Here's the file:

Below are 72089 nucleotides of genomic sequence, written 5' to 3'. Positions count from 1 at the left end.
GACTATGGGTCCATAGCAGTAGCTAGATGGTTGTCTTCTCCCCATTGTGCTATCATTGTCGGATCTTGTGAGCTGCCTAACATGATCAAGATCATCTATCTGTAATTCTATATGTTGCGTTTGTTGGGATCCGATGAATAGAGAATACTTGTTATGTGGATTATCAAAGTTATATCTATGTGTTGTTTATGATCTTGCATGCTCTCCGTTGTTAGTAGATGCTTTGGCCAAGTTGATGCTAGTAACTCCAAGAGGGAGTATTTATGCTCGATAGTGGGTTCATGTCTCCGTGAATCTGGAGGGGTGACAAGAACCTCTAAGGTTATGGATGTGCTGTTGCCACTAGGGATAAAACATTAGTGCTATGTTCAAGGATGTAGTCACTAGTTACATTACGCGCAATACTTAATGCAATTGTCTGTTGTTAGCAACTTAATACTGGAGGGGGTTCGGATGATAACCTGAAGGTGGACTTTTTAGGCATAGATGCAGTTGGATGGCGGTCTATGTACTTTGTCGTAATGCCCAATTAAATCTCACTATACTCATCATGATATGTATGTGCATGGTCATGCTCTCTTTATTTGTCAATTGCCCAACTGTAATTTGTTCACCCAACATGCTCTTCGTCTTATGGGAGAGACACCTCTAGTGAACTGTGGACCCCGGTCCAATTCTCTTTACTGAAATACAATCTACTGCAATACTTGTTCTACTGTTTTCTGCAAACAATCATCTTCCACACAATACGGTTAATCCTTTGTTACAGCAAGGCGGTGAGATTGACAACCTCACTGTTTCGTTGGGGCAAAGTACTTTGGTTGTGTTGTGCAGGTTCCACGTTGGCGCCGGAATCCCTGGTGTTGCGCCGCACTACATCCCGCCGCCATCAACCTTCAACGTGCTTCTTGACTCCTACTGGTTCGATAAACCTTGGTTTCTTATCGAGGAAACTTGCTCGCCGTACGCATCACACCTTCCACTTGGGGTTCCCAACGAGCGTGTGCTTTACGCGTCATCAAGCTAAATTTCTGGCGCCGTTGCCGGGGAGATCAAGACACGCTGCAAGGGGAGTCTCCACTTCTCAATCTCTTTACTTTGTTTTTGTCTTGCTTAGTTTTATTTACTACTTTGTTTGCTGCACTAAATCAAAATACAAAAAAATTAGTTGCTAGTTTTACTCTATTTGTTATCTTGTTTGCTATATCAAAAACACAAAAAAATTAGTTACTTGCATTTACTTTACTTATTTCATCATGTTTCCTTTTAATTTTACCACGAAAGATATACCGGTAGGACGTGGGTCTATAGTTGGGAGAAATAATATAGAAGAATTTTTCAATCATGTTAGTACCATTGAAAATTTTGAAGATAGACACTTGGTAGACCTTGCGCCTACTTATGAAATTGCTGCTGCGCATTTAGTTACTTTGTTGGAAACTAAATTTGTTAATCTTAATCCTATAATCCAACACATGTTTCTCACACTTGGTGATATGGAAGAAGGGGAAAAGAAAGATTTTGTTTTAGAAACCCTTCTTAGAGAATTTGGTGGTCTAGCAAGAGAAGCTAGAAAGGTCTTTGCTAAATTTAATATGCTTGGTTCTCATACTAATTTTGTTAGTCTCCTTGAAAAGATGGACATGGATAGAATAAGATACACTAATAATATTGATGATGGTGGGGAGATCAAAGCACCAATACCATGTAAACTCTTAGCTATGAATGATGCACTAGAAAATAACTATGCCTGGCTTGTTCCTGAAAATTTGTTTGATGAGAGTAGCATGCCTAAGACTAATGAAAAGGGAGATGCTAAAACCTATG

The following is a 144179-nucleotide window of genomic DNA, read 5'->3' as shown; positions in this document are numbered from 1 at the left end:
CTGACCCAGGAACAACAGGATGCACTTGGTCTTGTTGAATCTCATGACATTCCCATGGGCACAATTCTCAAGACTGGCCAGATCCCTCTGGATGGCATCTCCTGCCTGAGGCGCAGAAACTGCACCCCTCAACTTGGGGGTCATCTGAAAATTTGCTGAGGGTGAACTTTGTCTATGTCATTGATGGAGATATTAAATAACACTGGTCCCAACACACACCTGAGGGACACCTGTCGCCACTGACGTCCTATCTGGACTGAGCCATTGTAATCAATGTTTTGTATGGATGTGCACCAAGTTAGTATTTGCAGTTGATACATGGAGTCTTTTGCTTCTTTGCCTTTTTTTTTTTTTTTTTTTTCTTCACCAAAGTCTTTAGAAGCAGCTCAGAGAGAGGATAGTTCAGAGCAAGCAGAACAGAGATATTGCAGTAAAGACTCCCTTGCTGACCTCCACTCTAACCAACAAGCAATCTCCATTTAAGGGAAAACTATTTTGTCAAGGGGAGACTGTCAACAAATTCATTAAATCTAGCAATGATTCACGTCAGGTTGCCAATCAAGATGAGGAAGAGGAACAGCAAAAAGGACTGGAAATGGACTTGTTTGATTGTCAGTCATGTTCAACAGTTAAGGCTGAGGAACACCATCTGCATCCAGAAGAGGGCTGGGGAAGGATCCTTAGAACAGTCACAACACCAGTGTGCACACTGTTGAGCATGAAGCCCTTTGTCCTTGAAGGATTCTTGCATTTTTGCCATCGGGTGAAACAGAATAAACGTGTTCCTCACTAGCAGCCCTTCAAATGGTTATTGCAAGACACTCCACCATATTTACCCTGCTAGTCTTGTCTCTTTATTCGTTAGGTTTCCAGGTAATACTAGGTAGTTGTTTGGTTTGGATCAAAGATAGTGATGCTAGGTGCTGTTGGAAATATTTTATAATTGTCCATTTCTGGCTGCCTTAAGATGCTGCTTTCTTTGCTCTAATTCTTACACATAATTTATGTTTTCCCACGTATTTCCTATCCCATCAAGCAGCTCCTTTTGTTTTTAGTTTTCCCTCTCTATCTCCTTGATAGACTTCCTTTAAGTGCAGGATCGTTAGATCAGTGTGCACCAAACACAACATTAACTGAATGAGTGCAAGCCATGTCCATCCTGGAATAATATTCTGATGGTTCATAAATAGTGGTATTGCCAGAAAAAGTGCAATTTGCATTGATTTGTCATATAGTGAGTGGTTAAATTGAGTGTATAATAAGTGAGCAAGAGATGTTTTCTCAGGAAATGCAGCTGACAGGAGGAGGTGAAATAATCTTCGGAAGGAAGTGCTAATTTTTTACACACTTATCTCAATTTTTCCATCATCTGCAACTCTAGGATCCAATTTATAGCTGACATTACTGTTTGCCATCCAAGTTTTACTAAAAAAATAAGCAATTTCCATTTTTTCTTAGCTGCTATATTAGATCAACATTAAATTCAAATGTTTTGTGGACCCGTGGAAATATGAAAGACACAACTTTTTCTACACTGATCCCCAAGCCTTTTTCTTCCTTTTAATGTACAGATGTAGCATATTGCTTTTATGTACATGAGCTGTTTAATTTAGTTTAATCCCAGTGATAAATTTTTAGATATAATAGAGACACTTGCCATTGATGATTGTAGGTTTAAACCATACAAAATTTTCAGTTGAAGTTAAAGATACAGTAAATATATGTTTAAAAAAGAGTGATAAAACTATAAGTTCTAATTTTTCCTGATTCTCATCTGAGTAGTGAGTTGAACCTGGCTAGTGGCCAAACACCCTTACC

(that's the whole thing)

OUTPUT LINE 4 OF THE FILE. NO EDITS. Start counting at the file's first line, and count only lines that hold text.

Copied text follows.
CTGACCCAGGAACAACAGGATGCACTTGGTCTTGTTGAATCTCATGACATTCCCATGGGCACAATTCTCAAGACTGGCCAGATCCCTCTGGATGGCATCTCCTGCCTGAGGCGCAGAAACTGCACCCCTCAACTTGGGGGTCATCTGAAAATTTGCTGAGGGTGAACTTTGTCTATGTCATTGATGGAGATATTAAATAACACTGGTCCCAACACACACCTGAGGGACACCTGTCGCCACTGACGTCCTATCTGGACTGAGCCATTGTAATCAATGTTTTGTATGGATGTGCACCAAGTTAGTATTTGCAGTTGATACATGGAGTCTTTTGCTTCTTTGCCTTTTTTTTTTTTTTTTTTTTCTTCACCAAAGTCTTTAGAAGCAGCTCAGAGAGAGGATAGTTCAGAGCAAGCAGAACAGAGATATTGCAGTAAAGACTCCCTTGCTGACCTCCACTCTAACCAACAAGCAATCTCCATTTAAGGGAAAACTATTTTGTCAAGGGGAGACTGTCAACAAATTCATTAAATCTAGCAATGATTCACGTCAGGTTGCCAATCAAGATGAGGAAGAGGAACAGCAAAAAGGACTGGAAATGGACTTGTTTGATTGTCAGTCATGTTCAACAGTTAAGGCTGAGGAACACCATCTGCATCCAGAAGAGGGCTGGGGAAGGATCCTTAGAACAGTCACAACACCAGTGTGCACACTGTTGAGCATGAAGCCCTTTGTCCTTGAAGGATTCTTGCATTTTTGCCATCGGGTGAAACAGAATAAACGTGTTCCTCACTAGCAGCCCTTCAAATGGTTATTGCAAGACACTCCACCATATTTACCCTGCTAGTCTTGTCTCTTTATTCGTTAGGTTTCCAGGTAATACTAGGTAGTTGTTTGGTTTGGATCAAAGATAGTGATGCTAGGTGCTGTTGGAAATATTTTATAATTGTCCATTTCTGGCTGCCTTAAGATGCTGCTTTCTTTGCTCTAATTCTTACACATAATTTATGTTTTCCCACGTATTTCCTATCCCATCAAGCAGCTCCTTTTGTTTTTAGTTTTCCCTCTCTATCTCCTTGATAGACTTCCTTTAAGTGCAGGATCGTTAGATCAGTGTGCACCAAACACAACATTAACTGAATGAGTGCAAGCCATGTCCATCCTGGAATAATATTCTGATGGTTCATAAATAGTGGTATTGCCAGAAAAAGTGCAATTTGCATTGATTTGTCATATAGTGAGTGGTTAAATTGAGTGTATAATAAGTGAGCAAGAGATGTTTTCTCAGGAAATGCAGCTGACAGGAGGAGGTGAAATAATCTTCGGAAGGAAGTGCTAATTTTTTACACACTTATCTCAATTTTTCCATCATCTGCAACTCTAGGATCCAATTTATAGCTGACATTACTGTTTGCCATCCAAGTTTTACTAAAAAAATAAGCAATTTCCATTTTTTCTTAGCTGCTATATTAGATCAACATTAAATTCAAATGTTTTGTGGACCCGTGGAAATATGAAAGACACAACTTTTTCTACACTGATCCCCAAGCCTTTTTCTTCCTTTTAATGTACAGATGTAGCATATTGCTTTTATGTACATGAGCTGTTTAATTTAGTTTAATCCCAGTGATAAATTTTTAGATATAATAGAGACACTTGCCATTGATGATTGTAGGTTTAAACCATACAAAATTTTCAGTTGAAGTTAAAGATACAGTAAATATATGTTTAAAAAAGAGTGATAAAACTATAAGTTCTAATTTTTCCTGATTCTCATCTGAGTAGTGAGTTGAACCTGGCTAGTGGCCAAACACCCTTACC